Volume 20, Number 50 | The Newspaper of Lower Manhattan | April 27 - May 3, 2011
Downtown Express photo by Terese Loeb Kreuzer
The New York Harbor Cruise with Statue Cruises takes in the East River up to the Manhattan Bridge, the southern end of Manhattan and the Hudson River up to the World Financial Center in Battery Park City.
Cruises spotlight New York’s majestic harbor
BY Terese Loeb Kreuzer
New York City’s harbor is one of the “great wonders of the world,” says David Rockefeller Jr. at the start of an audio recording that accompanies NY Waterway’s Downtown harbor tour.
NY Waterway is one of four cruise lines offering one-hour tours of New York Harbor. All provide an introduction to New York City’s history, natural environment and architecture plus a dazzling look at Lower Manhattan, the Brooklyn waterfront and the shores and islands of the Hudson River and the Upper Bay. Statue Cruises, New York Water Taxi and Circle Line Downtown offer comparable cruises to NY Waterway’s.
All of the tours cover much the same ground — from Battery Park City on the Hudson River, around the Battery with glimpses of Governors Island to the Manhattan Bridge on the East River.
The passengers come from all over the country and all over the world. For many, the stop by the Statue of Liberty seems to be the highlight. They crowd the side of the boat facing the statue, cameras poised.
On the NY Waterway recorded tour, architect Daniel Libeskind, who designed the master plan for the World Trade Center site, describes coming to New York by ship from Communist Poland at the age of 13 and seeing the Statue of Liberty for the first time, rising out of the mist at dawn. The skyline stood for the dreams of all the immigrants, he says, “freedom of speech, freedom of religion, freedom to educate yourself, to better yourself. It is the symbol and the reality of the American dream.”
Both NY Waterway and Statue Cruises have recorded narrations, produced by the National Parks of New York Harbor Conservancy, a non-profit organization founded in 2005 by David Rockefeller Jr., Marian Sulzberger Heiskell and Marie Salerno to support the National Parks of New York Harbor — the National Park Service’s umbrella for its 22 parks in the metropolitan area.
New York Water Taxi and Circle Line Downtown have on-board guides who narrate the tours.
There are advantages and disadvantages to both approaches. The two recorded tours have a story line and a perspective. Though both mention harbor landmarks, the NY Waterway tour focuses on them. The Statue Cruises tour also explores the immigrant experience, past and present. Actress Kathleen Turner narrates the NY Waterway tour. Sam Roberts, a New York Times reporter, narrates the tour for Statue Cruises. Both tours have interesting comments and interpolations from historians, National Park rangers and other experts and both have a musical background.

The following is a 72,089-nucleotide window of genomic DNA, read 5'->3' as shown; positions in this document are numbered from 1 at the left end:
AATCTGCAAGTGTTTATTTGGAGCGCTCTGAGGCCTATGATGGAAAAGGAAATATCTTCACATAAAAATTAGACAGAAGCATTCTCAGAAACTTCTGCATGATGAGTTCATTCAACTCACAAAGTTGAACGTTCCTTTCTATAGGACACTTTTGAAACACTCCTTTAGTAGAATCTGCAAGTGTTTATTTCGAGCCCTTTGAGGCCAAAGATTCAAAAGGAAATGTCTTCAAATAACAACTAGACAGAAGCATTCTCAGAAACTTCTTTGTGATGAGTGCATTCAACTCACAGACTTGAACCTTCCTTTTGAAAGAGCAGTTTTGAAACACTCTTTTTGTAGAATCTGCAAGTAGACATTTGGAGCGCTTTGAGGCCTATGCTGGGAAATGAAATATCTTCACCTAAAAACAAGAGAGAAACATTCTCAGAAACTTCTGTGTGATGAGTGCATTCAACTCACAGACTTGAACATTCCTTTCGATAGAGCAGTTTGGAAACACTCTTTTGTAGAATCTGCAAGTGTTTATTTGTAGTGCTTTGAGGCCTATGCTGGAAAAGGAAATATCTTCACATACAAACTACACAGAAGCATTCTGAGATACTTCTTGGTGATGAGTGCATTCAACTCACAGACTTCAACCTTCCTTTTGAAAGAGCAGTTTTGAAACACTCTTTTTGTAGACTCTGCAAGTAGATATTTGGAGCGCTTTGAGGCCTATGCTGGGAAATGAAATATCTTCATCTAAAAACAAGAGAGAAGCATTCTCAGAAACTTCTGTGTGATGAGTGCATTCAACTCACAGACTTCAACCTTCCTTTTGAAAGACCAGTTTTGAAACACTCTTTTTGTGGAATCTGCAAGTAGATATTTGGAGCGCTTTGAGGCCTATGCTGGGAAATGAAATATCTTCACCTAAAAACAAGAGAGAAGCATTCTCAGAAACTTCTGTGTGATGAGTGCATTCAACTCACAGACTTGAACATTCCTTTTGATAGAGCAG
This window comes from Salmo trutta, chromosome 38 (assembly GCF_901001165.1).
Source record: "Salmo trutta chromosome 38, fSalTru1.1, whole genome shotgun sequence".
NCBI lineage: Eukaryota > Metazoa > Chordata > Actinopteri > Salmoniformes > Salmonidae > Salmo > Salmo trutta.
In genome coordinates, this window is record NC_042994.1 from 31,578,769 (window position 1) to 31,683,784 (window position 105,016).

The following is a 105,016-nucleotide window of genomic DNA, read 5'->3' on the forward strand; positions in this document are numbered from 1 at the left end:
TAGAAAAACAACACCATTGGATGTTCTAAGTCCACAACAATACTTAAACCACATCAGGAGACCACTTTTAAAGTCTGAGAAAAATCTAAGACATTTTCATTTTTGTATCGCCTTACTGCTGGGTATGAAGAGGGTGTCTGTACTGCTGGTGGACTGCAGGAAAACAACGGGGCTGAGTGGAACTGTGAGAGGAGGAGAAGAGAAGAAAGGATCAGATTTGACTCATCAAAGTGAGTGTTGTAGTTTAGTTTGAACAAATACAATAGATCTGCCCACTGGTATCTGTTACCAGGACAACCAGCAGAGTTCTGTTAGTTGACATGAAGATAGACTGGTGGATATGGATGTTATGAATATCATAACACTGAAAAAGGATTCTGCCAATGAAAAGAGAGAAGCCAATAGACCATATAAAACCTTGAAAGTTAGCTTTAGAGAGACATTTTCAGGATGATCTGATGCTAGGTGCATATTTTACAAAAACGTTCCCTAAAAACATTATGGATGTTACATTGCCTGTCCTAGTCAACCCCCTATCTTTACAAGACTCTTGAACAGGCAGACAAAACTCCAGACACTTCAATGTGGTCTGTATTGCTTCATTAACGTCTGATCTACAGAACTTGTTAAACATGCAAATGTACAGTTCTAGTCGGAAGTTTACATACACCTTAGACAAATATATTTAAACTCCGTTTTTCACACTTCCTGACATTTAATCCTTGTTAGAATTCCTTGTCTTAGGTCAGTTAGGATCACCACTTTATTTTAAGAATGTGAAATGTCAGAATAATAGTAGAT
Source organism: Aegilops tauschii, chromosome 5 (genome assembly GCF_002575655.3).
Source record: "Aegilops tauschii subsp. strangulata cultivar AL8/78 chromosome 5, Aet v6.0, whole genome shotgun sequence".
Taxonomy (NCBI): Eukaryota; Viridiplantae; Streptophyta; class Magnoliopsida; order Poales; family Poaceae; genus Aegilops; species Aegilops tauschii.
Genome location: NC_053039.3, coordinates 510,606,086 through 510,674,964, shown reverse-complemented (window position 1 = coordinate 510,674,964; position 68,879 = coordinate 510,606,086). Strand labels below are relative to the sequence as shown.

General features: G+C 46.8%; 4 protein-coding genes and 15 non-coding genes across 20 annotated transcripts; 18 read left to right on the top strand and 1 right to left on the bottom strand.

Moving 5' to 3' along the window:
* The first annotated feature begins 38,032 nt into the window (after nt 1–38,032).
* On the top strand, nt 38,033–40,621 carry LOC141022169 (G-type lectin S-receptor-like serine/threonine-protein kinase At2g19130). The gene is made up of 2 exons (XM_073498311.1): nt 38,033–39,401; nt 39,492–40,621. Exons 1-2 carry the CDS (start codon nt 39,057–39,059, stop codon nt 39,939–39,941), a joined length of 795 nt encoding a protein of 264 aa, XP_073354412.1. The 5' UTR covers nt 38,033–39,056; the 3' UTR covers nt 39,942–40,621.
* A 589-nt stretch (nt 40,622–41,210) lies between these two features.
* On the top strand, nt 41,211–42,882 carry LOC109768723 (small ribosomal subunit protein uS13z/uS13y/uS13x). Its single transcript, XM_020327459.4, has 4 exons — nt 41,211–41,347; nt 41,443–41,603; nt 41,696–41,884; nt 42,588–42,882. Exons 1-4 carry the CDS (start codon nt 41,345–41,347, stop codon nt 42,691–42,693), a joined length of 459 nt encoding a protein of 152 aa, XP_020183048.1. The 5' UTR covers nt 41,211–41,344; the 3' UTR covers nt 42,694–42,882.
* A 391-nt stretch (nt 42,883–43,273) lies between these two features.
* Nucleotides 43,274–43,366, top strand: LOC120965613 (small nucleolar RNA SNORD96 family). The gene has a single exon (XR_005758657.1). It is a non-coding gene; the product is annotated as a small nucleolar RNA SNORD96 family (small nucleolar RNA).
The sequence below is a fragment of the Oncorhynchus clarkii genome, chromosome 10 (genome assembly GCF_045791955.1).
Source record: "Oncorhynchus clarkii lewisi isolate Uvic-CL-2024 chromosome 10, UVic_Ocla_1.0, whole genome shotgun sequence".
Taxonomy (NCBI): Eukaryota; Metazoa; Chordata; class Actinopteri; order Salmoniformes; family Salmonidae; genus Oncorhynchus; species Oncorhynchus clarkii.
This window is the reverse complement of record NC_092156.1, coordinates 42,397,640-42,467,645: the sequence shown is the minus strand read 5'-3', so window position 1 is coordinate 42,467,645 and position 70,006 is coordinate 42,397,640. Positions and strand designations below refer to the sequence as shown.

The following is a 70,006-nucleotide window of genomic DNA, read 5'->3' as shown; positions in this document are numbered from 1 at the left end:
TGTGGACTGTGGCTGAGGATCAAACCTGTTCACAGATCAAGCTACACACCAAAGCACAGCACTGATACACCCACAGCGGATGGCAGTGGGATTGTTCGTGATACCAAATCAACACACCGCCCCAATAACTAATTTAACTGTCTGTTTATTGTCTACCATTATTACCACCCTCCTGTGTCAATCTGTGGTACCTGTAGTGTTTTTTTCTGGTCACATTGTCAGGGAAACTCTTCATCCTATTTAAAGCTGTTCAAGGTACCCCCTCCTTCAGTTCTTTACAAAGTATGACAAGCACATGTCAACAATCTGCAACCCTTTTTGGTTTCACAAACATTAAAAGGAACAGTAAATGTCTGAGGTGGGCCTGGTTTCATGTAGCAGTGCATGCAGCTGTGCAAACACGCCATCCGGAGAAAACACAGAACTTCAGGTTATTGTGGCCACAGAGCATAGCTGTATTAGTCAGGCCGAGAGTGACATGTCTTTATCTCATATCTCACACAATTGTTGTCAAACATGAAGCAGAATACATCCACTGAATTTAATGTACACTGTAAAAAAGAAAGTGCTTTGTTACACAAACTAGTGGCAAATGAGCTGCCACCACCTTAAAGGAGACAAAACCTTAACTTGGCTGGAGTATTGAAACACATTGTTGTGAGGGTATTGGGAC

A drawback however, is that occasionally the recordings are out of sync with what the people on the boat can actually see at that moment. Also, given the rapidity with which things change in New York City, some of the information is out of date. There are references, for instance, to the South Street Seaport Museum, which is now called Seaport Museum New York, and to Governors Island being under City and State jurisdiction. Last year, the State bowed out.
New York Water Taxi and Circle Line Downtown’s Zephyr, with on-board guides, can give passengers information on what is in front of them as the boat circles the harbor and can answer questions. However, some guides are more knowledgeable and more compelling than others — minor criticisms, no doubt, for many visitors compared with the spectacle of the harbor itself.
The NY Waterway cruise departs from Pier 11 on the East River at the foot of Wall Street. This is where, in the early 17th century, the Dutch first established their moorings to protect their fragile ships from harsh winds, as Kathleen Turner says in her narration. The Hudson River piers were built in the latter part of the 19th century to accommodate steamships and other vessels too large for the East River.
There are still harsh winds from time to time on the Hudson River, plus tides and currents that can bang the Statue Cruises vessels (which depart from the Battery) against the pier and place the gangplank at a steep pitch when the tide is high. The mobility impaired might want to consider this in choosing a harbor cruise. The cruises that leave from the East River entail a more or less flat entry from pier to gangplank to boat.
Times, prices and contact information can be found at the following websites: www.nywatertaxi.com/HarborTours/SOLE/; www.circlelinedowntown.com/zephyr.asp; www.nywaterway.com/NYHarborDowntownCruises.aspx; www.statuecruises.com/pd_harborcruises.html